First off I decided not to build a unit test set-up as we are talking about writing a single class (to do the mandelbrot) and the web handlers, in all its just under 5,000 lines of written code and comments. So how did I get on? The timings are of course approximate, all I did was note minutes of time spent
So what did this tell me? Well first off the things I like
Python has a Complex number type that made the mandelbrot code easier
The Templating engine that Google have included is easy to use
Otherwise this was a poor language learning experience for me. Sure there wasn't the complexity and raw anger that C seemed to demonstrate when I had 7 days to justify claiming in a stage 1 interview that I knew C. Python just seemed to have a lazy disdain for what I was doing. I was using the SPE editor and quite frankly it was less advanced than Emacs at giving decent language support. It doesn't do any checking of the code you are writing against the variables and functions that exist and doesn't do autocomplete on functions unless you type it in yourself. My person favourite was something called PyCheck which I assumes was meant to help me improve my code.... nice idea but probably a better one if it didn't have an error in it
I'm sure there must be better editors out there, but frankly SPE was like coding in VI but without the performance advantages.
Traceback (most recent call last):
File "/Applications/SPE.app/Contents/Resources/_spe/plugins/Pycheck.py", line 121, in OnProcessEnded
IndexError: list assignment index out of range
The common errors early on were around scoping. Having to do self."variable" was a bit unusual in an OO language but I soon got used to it. The truly awful thing however about Python is that it is an indentation sensitive language, which was a trick employed in the 1970s to make compiler writing easier and something that people came to dread with makefiles.
Thanks to a combination of the language and an editor that didn't help overcoming the language deficiencies the cycle was "write, run, check error log" the difference between this and the Java "write, auto-compile" and the "write, auto-highlight-error" approaches that I've been used to felt like a leap backwards into the land of C.
It wouldn't be fair for me to write a similar test using Java as I've been doing that for over ten years but what I would say is that after 7 days of learning C I then had 5 hours in which to write a fairly complex address book application. My first C++ programme was a distributed CORBA system and my first Java programme was an interactive VRML app. Python's productivity I would rate as worse than C++ as a development cycle and only above C++ overall due to its prevention of segfaults via a fairly reasonable exception and pointer strategy.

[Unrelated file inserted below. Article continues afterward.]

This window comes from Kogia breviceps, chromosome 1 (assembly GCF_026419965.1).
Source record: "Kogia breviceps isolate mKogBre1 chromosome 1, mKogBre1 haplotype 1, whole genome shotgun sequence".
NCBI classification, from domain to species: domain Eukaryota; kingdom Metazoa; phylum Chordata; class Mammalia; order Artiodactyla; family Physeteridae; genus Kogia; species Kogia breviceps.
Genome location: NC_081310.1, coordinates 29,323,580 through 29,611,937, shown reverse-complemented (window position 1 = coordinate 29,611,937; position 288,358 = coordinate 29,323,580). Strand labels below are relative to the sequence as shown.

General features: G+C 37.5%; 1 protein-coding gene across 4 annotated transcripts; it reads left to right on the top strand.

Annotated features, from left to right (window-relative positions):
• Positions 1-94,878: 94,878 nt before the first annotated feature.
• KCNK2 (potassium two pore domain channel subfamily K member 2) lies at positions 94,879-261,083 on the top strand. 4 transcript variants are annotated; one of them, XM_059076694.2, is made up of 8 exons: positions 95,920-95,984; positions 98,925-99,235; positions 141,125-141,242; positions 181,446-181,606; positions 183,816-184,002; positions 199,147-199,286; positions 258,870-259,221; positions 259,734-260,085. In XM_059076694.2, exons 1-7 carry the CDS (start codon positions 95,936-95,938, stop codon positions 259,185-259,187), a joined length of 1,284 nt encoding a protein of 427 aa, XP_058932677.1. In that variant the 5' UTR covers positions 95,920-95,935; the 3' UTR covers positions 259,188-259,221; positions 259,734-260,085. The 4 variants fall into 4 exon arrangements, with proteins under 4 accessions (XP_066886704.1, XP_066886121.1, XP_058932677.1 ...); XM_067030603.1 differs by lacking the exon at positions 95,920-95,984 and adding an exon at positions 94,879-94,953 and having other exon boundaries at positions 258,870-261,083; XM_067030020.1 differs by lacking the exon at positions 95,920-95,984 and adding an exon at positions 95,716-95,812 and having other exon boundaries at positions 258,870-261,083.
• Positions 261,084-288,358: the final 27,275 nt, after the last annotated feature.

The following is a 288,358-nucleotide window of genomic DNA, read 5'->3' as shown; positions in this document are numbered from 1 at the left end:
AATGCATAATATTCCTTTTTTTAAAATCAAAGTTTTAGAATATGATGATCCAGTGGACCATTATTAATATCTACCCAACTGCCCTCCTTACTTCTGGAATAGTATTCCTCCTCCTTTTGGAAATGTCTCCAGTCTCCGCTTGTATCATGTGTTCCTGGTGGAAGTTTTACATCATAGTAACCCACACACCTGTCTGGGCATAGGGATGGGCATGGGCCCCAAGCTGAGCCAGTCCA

Before people leap forwards, the libraries are the things that make Python better for C++ for the web. The templating library Django was a better development environment that Python itself, I especially like they way they've limited it to only those things that make sense in a templating language thus making sure that you split out the view bits and the code bits. Even down to using "end" markers for loops and ifs because it can't rely on indentation just made it feel better and more stable than the programming language. This is certainly the first time I've ever felt that the templating environment was better than the coding one.
Python is a toy language. Its quite good to knock things up with and probably rewards people who are less structured in their approach. For myself however it was certainly not a productivity gain and I became thoroughly annoyed at a sequence of typo errors wasting minutes of time. Some people will leap up and say "well you can see the changes straight away" because as a scriptoid language Python is "dynamic" and the code changes are "automatically" applied. Errr but I do that in Java as well via an ant script so the fact that I don't actually have to run a bloody test to check a syntax or semantic error is a bit of an advantage.
Its really hard to see what the fanfare is around Python, its a scripting language, it uses indentation to indicate containment. With the largest proportion of my time spent in a break-fix cycle, most of which a decent compiler would have caught, this really doesn't scream to me a language of high productivity.
A better editor might have made the experience better and more effective, so any recommendations would be appreciated. I'm still playing with the App Engine so I can revise my thoughts.